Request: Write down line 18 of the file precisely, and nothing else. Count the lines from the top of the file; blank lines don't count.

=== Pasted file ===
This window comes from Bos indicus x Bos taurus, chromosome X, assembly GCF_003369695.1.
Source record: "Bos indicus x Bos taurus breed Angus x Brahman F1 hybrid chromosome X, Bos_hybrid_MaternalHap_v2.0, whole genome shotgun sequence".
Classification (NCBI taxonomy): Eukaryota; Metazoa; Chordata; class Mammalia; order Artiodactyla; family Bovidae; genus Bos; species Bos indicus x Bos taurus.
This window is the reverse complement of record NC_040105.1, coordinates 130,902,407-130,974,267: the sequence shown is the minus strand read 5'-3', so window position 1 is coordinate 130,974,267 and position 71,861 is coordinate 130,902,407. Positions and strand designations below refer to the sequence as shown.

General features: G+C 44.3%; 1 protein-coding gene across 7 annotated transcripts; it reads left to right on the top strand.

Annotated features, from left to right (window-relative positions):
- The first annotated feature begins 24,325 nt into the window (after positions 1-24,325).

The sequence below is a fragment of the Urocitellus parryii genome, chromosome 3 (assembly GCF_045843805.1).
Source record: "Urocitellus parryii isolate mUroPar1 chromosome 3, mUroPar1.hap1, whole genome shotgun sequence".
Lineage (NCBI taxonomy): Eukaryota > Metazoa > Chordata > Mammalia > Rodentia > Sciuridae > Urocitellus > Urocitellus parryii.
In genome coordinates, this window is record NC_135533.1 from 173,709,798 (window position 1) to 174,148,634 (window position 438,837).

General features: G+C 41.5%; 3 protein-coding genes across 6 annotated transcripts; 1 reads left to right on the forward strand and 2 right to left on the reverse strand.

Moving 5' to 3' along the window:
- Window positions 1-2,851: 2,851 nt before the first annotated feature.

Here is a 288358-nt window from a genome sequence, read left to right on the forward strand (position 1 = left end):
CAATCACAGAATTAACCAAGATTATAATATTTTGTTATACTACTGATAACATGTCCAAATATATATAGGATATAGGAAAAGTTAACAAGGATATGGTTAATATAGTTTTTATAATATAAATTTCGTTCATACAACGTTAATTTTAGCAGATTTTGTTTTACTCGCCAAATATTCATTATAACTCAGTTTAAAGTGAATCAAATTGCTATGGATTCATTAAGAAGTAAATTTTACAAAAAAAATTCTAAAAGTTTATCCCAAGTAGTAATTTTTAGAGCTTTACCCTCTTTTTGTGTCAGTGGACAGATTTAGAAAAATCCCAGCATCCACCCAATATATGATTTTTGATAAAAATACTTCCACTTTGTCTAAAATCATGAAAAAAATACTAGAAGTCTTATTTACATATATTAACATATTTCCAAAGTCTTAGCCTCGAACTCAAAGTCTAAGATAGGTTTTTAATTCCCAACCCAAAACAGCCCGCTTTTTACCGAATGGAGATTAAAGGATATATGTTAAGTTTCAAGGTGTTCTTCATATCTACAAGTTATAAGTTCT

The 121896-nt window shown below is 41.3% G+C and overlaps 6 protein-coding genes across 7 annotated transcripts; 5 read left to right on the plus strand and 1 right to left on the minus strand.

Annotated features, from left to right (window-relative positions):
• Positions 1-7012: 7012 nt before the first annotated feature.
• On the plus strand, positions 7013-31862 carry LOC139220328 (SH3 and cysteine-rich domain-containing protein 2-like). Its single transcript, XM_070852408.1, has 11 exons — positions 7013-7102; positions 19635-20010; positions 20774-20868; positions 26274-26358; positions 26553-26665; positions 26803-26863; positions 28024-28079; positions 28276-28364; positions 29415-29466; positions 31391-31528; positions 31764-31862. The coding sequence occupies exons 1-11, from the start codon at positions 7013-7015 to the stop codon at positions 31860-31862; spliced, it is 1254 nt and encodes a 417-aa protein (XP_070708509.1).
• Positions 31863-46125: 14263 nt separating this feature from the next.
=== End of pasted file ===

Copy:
Annotated features, from left to right (window-relative positions):